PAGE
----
Monday, March 12, 2018

Hello Universe by Erin Entrada Kelly


Just listened to the 2018 Newbery Award winner!
Great book, loved the snippets of Filipino culture included.  The main character is a Pinoy, just like my husband.



In one day, four lives weave together in unexpected ways. Virgil Salinas is shy and kindhearted and feels out of place in his loud and boisterous family. Valencia Somerset, who is deaf, is smart, brave, and secretly lonely, and loves everything about nature. Kaori Tanaka is a self-proclaimed psychic, whose little sister Gen is always following her around. And Chet Bullens wishes the weird kids would just act normal so that he can concentrate on basketball. They aren’t friends -- at least not until Chet pulls a prank that traps Virgil and his pet guinea pig at the bottom of a well. This disaster leads Kaori, Gen, and Valencia on an epic quest to find the missing Virgil. Through luck, smarts, bravery, and a little help from the universe, a rescue is performed, a bully is put in his place, and friendship blooms.

Wednesday, January 24, 2018

Edible Book Contest Feb 1-20 IHHS Media Center!


IHHS Media Center Edible Book Contest!

Create a loved, yummy book out of food!

  • Use at least 75% edible ingredients
  • Do not exceed 24 inches in any direction
  • Bring in your creations to the Media Center February 20th
  • Vote for your favorite
  • Receive a gift card if you're the winner!

Tuesday, January 9, 2018

The Hidden Life of Trees: What They Feel, How They Communicate – Discoveries from a Secret World by Peter Wohlleben




Started reading this over break and have found it fascinating.  Perhaps I was a Druid in a previous life  😊 🌿🌳

In The Hidden Life of Trees, Peter Wohlleben shares his deep love of woods and forests and explains the amazing processes of life, death, and regeneration he has observed in the woodland and the amazing scientific processes behind the wonders of which we are blissfully unaware. Much like human families, tree parents live together with their children, communicate with them, and support them as they grow, sharing nutrients with those who are sick or struggling and creating an ecosystem that mitigates the impact of extremes of heat and cold for the whole group. As a result of such interactions, trees in a family or community are protected and can live to be very old. In contrast, solitary trees, like street kids, have a tough time of it and in most cases die much earlier than those in a group.

Drawing on groundbreaking new discoveries, Wohlleben presents the science behind the secret and previously unknown life of trees and their communication abilities; he describes how these discoveries have informed his own practices in the forest around him. As he says, a happy forest is a healthy forest, and he believes that eco-friendly practices not only are economically sustainable but also benefit the health of our planet and the mental and physical health of all who live on Earth.

Thursday, December 14, 2017

Wonderstruck by by Brian Selznick


For the longest time, Selznick's book has been on the bottom of the pile of one of my shelves at home.  Finally picked it up and am enjoying it so much!  Like his other novel the Invention of Hugo Cabret, Wonderstruck does not disappoint!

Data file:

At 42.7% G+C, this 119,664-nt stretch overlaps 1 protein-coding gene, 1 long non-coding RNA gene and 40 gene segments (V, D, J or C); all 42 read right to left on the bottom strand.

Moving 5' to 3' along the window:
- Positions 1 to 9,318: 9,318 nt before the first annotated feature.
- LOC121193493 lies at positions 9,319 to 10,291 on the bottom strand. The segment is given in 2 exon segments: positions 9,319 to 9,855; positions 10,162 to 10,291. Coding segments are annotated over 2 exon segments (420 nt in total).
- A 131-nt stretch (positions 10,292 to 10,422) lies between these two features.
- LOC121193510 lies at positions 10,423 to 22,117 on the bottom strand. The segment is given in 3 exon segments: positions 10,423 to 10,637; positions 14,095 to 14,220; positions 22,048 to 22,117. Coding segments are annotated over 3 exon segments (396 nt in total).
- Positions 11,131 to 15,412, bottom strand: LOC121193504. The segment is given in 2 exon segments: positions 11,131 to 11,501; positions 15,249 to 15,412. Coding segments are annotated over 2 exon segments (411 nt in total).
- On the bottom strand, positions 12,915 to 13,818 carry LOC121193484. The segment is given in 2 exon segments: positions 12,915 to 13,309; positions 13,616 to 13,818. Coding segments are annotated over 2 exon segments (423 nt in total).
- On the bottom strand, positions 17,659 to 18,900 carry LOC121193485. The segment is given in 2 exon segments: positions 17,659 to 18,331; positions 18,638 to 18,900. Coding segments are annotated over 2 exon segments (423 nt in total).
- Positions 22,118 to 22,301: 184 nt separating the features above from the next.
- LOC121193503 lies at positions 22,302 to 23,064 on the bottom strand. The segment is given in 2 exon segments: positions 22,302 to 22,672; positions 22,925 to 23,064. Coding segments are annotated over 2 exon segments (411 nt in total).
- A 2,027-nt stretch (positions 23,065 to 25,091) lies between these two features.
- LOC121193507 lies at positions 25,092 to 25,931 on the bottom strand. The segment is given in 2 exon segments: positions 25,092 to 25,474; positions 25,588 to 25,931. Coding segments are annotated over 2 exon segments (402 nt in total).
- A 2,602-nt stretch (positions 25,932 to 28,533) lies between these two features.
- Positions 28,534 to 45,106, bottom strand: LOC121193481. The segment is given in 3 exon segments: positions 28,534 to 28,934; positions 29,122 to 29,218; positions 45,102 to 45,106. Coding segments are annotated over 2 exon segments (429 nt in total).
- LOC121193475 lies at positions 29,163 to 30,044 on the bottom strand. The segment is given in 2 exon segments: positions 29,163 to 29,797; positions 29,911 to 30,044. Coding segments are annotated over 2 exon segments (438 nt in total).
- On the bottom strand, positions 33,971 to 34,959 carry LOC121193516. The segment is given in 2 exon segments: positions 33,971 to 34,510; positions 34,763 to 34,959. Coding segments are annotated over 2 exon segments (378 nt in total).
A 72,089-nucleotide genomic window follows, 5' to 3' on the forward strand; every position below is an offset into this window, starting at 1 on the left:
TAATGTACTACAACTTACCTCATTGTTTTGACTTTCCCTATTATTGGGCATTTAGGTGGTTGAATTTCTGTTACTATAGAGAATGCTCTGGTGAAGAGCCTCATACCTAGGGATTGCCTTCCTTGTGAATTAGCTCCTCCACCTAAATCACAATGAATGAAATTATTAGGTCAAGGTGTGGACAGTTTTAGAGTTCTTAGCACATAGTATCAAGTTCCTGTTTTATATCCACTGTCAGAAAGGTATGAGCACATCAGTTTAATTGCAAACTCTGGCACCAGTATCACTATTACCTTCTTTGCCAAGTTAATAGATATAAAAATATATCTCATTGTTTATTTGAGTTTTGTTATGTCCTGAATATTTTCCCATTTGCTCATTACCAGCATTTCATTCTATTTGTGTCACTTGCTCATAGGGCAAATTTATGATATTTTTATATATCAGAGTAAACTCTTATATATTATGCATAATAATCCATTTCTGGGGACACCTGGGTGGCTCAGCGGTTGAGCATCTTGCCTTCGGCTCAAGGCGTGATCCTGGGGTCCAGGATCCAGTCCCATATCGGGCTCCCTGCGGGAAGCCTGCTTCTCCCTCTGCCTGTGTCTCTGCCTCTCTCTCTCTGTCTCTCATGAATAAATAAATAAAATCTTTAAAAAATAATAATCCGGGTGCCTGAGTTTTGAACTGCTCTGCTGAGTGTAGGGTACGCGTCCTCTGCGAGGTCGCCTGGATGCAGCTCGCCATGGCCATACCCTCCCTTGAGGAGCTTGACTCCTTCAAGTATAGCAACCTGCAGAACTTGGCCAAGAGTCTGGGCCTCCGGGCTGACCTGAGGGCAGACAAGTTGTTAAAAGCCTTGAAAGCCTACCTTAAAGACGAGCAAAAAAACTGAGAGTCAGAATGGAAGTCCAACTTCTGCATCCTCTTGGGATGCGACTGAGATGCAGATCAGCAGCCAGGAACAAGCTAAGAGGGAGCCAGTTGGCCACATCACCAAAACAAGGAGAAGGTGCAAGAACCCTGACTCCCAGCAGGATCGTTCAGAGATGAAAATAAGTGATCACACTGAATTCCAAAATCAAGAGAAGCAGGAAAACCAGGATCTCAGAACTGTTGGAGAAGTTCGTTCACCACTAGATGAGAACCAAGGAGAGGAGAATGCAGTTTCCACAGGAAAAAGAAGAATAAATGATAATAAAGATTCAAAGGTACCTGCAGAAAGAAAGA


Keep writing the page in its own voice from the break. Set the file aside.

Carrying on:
Ben and Rose secretly wish for better lives. Ben longs for his unknown father. Rose scrapbooks a famous silent actress. When Ben finds clues and Rose reads enticing news, the children independently run to New York for what they are missing. Ben's story in words, Rose's in pictures, come together in deafness.

Tuesday, November 21, 2017

Turtles All the Way Down by John Green


Just in!  
I'm half way through and will finish over Thanksgiving.
I've read and enjoyed all of John Green's books and this one so far does not disappoint... Come check it out after break. 


Sixteen-year-old Aza never intended to pursue the mystery of fugitive billionaire Russell Pickett, but there’s a hundred-thousand-dollar reward at stake and her Best and Most Fearless Friend, Daisy, is eager to investigate. So together, they navigate the short distance and broad divides that separate them from Russell Pickett’s son, Davis.

Aza is trying. She is trying to be a good daughter, a good friend, a good student, and maybe even a good detective, while also living within the ever-tightening spiral of her own thoughts.

Monday, November 13, 2017

All These Things I've Done by Gabrielle Zevin



In 2083, chocolate and coffee are illegal, paper is hard to find, water is carefully rationed, and New York City is rife with crime and poverty. And yet, for Anya Balanchine, the sixteen-year-old daughter of the city's most notorious (and dead) crime boss, life is fairly routine. It consists of going to school, taking care of her siblings and her dying grandmother, trying to avoid falling in love with the new assistant D.A.'s son, and avoiding her loser ex-boyfriend. That is until her ex is accidentally poisoned by the chocolate her family manufactures and the police think she's to blame. Suddenly, Anya finds herself thrust unwillingly into the spotlight--at school, in the news, and most importantly, within her mafia family.

Wow!  Glad chocolate and coffee are not illegal...can you imagine??? I sure don't want to!  I think you'll enjoy this tale of Anya, a mafia boss's daughter, who has to navigate her birthright and her desires...